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Reason Foundation

Orange County Register

School Cheating Epidemic - Among Adults

Schools across the country painting a false picture of their performance

Lisa Snell
June 20, 2005

Last week, Esther Jones, the principal of Santa Ana's Saddleback High School, circulated a memo asking teachers to reassess the failing grades of 98 students in hopes of helping the school meet the federal No Child Left Behind Act's standards. The note read, "please review your records for these students and determine if they would merit a grade of 'D' instead of a failure."

Sadly, this isn't surprising. Instead it unfortunately reaffirms an increasingly common practice: from graduation rates to test scores to violence stats, schools across the country are painting a false picture of their performance.

Take Wesley Elementary in Houston. From 1994 to 2003, Wesley won national accolades for teaching low-income students how to read and was featured in an "Oprah" segment on schools that "defy the odds."

It turned out that Wesley wasn't defying the odds at all; the school was cheating. The Dallas Morning News found that in 2003 Wesley's fifth-graders performed in the top 10 percent in the state on the Texas Assessment of Knowledge and Skills reading exams. The next year, as sixth-graders at M.C. Williams Middle School, the same students fell to the bottom 10 percent in the state. Wesley teachers admitted cheating was standard operating procedure. But the school wasn't alone. The paper found severe statistical anomalies in nearly 400 Texas schools.

If schools don't want to cheat on the tests, they get rid of poor students. Oak Ridge High School in Florida boosted its test scores after purging its attendance rolls of 126 low-performing students. In 2004, at least 160 Florida schools assigned students to new schools just before standardized testing in a shell game aimed at raising school grades.

Misrepresenting the dropout rate is another common way to make a school's performance look better than it is. The New York Times described an egregious example. Jerroll Tyler was severely truant from Houston's Sharpstown High School. When he showed up to take a math exam required for graduation, he was told he was no longer enrolled. And he never returned.

Imagine Tyler's surprise when he learned a state audit showed Sharpstown had zero dropouts in that year. The school claimed Tyler enrolled in a charter school that he had never even visited.

Creative accounting is happening everywhere. Researchers at Harvard recently found serious discrepancies between their graduation rates - calculated by counting the number of students who move from one grade to the next and then on to graduation - and those offered by education departments in all 50 states.

And when all else fails, schools just make standardized tests easier. States often report test scores are improving when they've simply dumbed-down their standards. Sometimes they change the percentage of correct responses necessary to be labeled "proficient" and sometimes they change the questions.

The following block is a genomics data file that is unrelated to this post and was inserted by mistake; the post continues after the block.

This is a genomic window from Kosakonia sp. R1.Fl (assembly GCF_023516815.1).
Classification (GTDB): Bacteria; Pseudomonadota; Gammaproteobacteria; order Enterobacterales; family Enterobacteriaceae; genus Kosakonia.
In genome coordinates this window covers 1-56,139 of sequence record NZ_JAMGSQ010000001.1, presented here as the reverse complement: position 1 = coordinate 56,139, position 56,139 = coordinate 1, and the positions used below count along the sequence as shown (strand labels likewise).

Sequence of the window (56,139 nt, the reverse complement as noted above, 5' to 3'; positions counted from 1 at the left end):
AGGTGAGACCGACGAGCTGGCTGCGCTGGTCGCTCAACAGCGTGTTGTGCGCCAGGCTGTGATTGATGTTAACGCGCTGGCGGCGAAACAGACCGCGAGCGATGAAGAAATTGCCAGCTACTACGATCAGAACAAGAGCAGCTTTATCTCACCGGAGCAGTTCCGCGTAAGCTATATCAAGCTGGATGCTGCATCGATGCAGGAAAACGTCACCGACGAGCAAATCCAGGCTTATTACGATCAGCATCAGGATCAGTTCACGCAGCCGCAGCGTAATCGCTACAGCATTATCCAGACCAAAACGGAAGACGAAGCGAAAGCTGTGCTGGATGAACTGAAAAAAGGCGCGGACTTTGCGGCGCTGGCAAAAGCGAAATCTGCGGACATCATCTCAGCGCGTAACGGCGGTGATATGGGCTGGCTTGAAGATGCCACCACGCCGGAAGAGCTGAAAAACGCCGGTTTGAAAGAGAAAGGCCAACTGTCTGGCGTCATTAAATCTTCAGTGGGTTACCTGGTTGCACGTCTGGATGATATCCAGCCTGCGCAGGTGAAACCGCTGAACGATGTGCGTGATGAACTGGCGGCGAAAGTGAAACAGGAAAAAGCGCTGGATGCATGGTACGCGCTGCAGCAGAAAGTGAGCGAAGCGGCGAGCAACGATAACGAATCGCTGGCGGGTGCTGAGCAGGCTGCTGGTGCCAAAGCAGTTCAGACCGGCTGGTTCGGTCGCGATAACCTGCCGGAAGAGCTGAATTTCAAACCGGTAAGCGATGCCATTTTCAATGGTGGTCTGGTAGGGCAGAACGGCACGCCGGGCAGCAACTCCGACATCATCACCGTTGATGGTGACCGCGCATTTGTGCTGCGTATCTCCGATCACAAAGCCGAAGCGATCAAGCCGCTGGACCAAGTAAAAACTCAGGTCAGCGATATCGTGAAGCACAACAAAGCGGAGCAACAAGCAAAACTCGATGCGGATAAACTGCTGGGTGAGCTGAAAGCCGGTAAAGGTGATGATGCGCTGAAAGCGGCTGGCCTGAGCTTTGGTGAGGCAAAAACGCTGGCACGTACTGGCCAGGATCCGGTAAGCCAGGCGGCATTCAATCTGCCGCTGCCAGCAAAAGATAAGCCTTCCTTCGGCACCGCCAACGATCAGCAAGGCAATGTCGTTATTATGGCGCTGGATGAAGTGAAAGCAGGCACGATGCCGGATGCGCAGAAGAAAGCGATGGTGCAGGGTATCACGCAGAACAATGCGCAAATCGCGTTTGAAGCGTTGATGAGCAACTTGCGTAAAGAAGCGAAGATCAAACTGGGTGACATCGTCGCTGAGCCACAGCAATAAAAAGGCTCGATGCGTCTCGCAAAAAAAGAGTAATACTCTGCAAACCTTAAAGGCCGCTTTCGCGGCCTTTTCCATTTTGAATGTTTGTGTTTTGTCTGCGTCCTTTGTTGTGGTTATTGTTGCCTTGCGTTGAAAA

Of the 41 states that have reported 2004 No Child Left Behind test results so far, 35 states had schools meet the targets by changing the rules used to determine which schools pass and which fail.

Children suffer from schools playing fast and loose with the truth. This is most evident at our most dangerous schools.

In March, 15-year-old Delusa Allen was shot and killed as she left Locke High School in Los Angeles. Four months earlier several kids were injured in a riot at Locke, and last year Los Angeles Unified School District settled a lawsuit with a student who was beaten at the school.

LAPD stats show Locke students suffered three sex offenses, 17 robberies, 25 batteries and 11 assaults with a deadly weapon in the 2003-04 school year.

Sound dangerous? Not in the skewed world of official education statistics. Under the No Child Left Behind Act, states are supposed to designate hazardous schools as "persistently dangerous" and allow students to transfer to safer institutions. By government standards, Locke is not "persistently dangerous."

In fact, only 26 of the nation's 91,000 public schools were so labeled in 2003-04.

The No Child Left Behind Act was supposed to let parents and policy makers identify and fix failing schools. More importantly, it was supposed to give kids the right to leave failing or dangerous institutions for better schools. But all that is meaningless if schools and states are allowed to alter the definitions of "failing" and "dangerous" to suit their needs.

Lisa Snell is director of education and child welfare at Reason Foundation. She formerly taught speech courses at California State University, Fullerton.


Lisa Snell is Director of Education


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